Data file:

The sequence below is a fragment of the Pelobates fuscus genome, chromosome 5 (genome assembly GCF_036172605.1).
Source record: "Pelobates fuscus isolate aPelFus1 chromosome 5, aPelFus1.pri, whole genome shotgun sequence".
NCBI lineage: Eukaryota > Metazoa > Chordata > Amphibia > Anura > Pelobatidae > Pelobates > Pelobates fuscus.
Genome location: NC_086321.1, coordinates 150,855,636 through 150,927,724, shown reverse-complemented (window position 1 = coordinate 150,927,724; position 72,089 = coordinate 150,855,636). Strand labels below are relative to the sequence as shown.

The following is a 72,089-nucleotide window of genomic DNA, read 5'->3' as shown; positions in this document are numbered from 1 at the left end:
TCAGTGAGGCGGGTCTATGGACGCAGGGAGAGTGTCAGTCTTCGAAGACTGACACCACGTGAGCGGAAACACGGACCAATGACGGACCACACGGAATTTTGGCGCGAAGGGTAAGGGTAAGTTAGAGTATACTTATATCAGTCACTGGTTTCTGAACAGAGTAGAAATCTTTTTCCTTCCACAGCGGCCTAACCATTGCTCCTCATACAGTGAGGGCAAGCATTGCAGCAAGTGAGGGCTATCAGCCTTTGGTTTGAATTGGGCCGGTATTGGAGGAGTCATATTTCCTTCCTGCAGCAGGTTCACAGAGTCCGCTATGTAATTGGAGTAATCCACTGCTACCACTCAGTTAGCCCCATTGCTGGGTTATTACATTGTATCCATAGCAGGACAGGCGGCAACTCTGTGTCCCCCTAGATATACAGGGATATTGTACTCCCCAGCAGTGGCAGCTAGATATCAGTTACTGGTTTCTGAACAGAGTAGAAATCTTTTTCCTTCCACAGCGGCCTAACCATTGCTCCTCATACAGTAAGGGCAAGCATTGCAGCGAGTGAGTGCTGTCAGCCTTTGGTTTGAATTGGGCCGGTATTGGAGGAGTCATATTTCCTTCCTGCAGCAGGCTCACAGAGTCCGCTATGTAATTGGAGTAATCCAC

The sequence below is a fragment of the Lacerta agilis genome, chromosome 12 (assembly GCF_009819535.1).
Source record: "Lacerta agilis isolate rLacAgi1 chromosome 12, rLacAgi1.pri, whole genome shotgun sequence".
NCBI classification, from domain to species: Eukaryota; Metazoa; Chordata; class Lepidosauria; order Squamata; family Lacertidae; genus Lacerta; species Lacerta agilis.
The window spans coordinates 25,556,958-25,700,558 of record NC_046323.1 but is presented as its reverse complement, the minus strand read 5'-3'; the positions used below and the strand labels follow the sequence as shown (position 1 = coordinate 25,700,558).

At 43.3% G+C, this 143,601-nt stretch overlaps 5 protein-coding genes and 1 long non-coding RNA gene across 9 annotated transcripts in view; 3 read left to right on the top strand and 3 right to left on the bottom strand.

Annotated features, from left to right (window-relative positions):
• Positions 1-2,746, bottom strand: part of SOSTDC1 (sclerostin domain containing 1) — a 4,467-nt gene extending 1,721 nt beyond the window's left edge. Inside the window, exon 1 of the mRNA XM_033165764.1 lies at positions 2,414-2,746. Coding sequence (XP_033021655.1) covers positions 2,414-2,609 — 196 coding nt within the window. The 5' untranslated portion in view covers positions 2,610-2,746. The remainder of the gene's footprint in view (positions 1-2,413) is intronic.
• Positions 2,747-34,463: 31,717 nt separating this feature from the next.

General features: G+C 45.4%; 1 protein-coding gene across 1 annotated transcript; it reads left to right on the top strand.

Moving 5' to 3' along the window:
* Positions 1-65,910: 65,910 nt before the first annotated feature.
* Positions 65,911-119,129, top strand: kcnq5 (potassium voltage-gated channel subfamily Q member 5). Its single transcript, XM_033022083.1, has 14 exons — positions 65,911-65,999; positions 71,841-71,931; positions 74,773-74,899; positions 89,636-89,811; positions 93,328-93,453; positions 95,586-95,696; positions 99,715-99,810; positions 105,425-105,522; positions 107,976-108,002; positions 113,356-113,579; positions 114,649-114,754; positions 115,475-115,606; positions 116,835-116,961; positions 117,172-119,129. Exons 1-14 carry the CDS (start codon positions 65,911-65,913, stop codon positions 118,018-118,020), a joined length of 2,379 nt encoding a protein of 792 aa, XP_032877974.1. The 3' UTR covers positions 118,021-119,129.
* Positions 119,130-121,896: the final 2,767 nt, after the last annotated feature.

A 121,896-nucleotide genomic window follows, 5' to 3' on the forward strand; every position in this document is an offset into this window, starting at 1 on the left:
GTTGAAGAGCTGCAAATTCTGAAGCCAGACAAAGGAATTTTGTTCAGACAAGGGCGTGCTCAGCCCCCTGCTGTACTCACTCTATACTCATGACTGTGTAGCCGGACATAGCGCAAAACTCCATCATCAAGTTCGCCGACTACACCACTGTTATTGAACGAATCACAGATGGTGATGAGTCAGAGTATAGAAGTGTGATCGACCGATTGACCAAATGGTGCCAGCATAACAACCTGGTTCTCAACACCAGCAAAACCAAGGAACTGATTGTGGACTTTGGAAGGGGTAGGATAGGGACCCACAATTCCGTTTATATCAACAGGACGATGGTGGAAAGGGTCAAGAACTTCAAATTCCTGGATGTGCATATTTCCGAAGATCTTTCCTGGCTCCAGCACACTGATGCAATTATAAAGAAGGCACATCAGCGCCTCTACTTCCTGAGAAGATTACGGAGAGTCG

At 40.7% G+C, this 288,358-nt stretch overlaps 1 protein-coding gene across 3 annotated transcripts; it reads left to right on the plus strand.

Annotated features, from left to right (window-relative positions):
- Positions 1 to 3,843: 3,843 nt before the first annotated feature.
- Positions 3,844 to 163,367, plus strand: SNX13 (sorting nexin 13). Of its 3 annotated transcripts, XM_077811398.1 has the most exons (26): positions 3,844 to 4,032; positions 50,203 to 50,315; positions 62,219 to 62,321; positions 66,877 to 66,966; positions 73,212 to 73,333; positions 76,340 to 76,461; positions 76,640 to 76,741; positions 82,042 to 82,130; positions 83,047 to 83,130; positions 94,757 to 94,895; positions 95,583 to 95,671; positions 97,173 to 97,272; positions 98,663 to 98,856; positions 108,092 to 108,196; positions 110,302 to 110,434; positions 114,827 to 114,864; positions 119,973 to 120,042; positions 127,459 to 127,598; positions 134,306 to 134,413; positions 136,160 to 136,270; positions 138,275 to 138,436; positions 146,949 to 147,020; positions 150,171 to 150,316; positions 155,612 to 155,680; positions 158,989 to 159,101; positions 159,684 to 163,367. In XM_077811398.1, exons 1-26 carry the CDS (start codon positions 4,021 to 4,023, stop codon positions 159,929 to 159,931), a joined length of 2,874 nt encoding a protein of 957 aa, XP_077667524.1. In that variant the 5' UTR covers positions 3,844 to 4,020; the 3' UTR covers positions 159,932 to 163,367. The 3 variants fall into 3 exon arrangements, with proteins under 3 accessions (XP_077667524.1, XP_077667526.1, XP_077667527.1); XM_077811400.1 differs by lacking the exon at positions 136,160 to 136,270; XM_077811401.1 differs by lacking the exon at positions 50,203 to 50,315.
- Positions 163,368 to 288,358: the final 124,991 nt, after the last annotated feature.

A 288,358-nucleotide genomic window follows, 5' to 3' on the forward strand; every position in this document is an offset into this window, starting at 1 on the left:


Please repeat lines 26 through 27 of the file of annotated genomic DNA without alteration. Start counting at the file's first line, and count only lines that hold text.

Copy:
- Positions 163,368 to 288,358: the final 124,991 nt, after the last annotated feature.

A 288,358-nucleotide genomic window follows, 5' to 3' on the forward strand; every position in this document is an offset into this window, starting at 1 on the left: